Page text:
How planning for the future keeps stress and anxiety at bay
Be honest with yourself — do you have any exciting plans on the horizon? I’m not talking about a Zoom cocktail hour or a visit to your favorite museum. I’m talking about a trip to a country you’ve never been to before or a big celebration with friends and family.
My guess is that even the thought of a grand plan might be anxiety-producing and overwhelming right now. And that’s okay! The global COVID-19 pandemic abruptly stopped travel and large gatherings, two of our most important social and cultural activities. However, now that we can see the light at the end of the tunnel, we must get back into the habit of making big plans to break out of the shells we’ve receded into during the pandemic.
Many of us are dealing with stress and anxiety at this point in the pandemic and have been for some time. These feelings can introduce a whole host of problems to our day-to-day lives, including a lack of motivation. Having something to look forward to can help us feel more excited and motivated, but it can also take up space in our brains that would otherwise be vulnerable to stress and anxiety.
When you’re not working towards a future goal during stressful times, your brain is generally agitated and anxious about something. On the surface, you have no way of knowing if it’s positive or negative agitation. Your thoughts are labeling the feelings, but excitement is excitement — the physiological reaction is the same. Planning for something helps prevent stress and anxiety by using that energy towards something productive and exciting.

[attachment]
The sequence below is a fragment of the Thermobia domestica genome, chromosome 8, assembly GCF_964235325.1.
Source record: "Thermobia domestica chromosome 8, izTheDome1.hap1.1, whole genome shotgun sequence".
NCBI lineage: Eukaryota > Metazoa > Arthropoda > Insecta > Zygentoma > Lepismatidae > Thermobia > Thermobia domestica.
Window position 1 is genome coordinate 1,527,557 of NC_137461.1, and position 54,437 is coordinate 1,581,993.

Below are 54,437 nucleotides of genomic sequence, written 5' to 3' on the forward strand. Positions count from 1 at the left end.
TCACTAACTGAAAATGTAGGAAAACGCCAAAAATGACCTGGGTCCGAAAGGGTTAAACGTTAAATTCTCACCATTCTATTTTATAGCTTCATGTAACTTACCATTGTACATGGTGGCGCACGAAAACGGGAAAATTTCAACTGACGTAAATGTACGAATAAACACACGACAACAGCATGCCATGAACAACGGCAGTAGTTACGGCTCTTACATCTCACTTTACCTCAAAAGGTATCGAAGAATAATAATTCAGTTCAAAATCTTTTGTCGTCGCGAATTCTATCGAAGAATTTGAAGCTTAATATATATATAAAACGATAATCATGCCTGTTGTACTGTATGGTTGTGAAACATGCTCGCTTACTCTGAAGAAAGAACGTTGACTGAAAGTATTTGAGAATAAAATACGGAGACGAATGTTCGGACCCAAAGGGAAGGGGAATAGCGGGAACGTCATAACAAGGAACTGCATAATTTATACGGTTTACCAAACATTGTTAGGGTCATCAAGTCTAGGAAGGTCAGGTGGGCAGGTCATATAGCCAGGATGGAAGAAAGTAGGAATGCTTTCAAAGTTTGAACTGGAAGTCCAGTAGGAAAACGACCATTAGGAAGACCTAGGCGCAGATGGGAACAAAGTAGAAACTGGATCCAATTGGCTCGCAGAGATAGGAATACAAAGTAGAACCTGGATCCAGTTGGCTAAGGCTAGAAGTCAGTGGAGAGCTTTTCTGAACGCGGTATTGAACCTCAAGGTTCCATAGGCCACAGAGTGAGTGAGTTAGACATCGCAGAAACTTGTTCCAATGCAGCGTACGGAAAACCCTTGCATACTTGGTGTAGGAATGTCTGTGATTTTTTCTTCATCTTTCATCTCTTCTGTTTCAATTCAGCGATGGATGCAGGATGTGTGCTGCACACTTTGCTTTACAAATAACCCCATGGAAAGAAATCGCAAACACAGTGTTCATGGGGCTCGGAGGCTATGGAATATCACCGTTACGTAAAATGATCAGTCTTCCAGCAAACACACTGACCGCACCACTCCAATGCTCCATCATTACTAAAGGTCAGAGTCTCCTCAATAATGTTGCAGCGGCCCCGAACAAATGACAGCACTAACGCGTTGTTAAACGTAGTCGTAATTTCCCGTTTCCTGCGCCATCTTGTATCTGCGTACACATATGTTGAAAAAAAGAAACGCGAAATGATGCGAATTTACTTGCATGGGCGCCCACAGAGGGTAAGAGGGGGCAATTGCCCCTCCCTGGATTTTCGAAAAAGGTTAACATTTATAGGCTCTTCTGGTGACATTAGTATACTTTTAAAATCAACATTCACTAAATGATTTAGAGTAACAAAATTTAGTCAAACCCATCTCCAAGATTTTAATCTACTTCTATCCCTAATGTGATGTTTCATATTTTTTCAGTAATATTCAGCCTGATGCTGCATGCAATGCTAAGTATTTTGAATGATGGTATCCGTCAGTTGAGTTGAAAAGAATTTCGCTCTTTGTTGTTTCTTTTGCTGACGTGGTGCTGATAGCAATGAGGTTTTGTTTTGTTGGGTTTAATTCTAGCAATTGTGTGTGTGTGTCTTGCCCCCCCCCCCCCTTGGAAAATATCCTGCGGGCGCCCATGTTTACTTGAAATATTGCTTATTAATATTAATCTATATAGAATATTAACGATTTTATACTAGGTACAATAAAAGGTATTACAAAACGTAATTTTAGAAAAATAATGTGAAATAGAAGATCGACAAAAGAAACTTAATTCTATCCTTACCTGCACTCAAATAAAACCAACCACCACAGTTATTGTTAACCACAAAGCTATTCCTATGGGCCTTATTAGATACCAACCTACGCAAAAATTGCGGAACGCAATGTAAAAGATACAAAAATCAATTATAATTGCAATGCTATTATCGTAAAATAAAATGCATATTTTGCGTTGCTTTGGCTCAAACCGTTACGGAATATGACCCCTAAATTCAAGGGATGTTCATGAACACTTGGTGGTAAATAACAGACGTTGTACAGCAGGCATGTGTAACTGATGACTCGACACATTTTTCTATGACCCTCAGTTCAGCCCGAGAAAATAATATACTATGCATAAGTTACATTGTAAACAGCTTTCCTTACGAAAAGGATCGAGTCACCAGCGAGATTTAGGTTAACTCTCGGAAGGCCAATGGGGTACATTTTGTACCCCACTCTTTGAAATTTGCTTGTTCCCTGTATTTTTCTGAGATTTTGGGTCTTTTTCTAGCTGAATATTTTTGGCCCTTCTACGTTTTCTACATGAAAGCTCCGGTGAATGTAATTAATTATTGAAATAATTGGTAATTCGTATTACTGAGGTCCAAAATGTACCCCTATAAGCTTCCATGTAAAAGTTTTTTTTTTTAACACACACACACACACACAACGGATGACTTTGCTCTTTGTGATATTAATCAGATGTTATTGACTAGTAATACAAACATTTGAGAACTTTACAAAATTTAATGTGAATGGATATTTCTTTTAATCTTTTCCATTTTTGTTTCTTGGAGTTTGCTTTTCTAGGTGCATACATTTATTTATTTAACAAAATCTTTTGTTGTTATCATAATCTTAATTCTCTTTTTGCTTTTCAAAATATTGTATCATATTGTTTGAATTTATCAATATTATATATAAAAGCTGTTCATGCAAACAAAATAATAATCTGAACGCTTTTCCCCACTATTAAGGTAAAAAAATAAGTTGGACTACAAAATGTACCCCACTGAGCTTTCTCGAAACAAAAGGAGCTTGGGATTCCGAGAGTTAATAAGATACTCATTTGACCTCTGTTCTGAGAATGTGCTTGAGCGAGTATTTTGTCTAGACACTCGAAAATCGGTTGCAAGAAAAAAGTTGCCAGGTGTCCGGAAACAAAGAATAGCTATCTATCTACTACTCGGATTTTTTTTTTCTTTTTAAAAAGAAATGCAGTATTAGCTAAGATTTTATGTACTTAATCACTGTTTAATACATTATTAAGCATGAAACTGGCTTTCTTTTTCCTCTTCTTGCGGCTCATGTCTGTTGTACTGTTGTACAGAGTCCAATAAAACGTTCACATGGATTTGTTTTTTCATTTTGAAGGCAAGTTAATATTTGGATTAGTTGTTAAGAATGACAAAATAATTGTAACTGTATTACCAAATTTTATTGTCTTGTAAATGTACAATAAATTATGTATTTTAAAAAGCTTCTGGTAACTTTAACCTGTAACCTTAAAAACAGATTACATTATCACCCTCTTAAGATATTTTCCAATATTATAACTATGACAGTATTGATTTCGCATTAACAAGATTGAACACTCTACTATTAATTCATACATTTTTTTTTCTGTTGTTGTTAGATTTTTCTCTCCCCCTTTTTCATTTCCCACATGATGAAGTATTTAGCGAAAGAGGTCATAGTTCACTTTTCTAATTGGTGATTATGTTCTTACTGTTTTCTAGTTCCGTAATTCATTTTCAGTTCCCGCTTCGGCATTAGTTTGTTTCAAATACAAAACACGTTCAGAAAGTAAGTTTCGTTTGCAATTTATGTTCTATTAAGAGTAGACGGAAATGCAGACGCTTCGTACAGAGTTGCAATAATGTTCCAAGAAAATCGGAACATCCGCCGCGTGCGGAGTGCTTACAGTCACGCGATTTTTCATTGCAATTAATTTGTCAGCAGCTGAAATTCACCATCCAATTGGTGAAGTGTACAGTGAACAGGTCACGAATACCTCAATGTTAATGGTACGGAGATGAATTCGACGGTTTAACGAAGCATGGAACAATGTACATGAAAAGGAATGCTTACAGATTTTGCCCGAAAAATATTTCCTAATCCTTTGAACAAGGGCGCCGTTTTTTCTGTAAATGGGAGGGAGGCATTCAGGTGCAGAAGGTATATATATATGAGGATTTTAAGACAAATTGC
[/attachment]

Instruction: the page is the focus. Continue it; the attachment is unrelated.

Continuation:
You may also find it helpful to verbalize your stress. While this is a different process, it works in a similar way. Neuroscience studies have shown that verbalizing our stress moves us away from limbic reactivity and into a more mindful space. The agitation we feel is funneled away from a “fight or flight” space and into a place of productivity. Having something to look forward to works in a similar way. You have fuel in your tank, but it’s up to you where you take the vehicle.
Planning might cause anxiety in and of itself (anyone who has ever planned a wedding knows what I’m talking about!). Try breaking your goals down into smaller steps to make your plan feel more manageable. Nobody decides they want to climb Mount Everest and reaches its pinnacle on the same day. The bigger your goals, the more diligent and dedicated you’ll have to be. Take small steps towards your dream no matter how far away it feels. Before you know it, that goal that once seemed like it was miles away will be much closer.
As travel restrictions lift, why not look into planning a small group trip with your vaccinated friends and family to a tropical paradise? We can also work towards bigger goals and aspirations now that real estate markets are bouncing back and most industries are slowly picking up momentum. Many of us have used this time to reflect on our career and life choices and think about our capabilities in a new light. With all that you’ve learned, what goals can you set for yourself in a post-pandemic world?
Now more than ever, we need to plan for the future, set new goals, and always try to have something positive to look forward to within our sight. Keep your head in the game, and remember it’s always a good idea to talk about your goals with a loved one, a trusted friend, or a coach!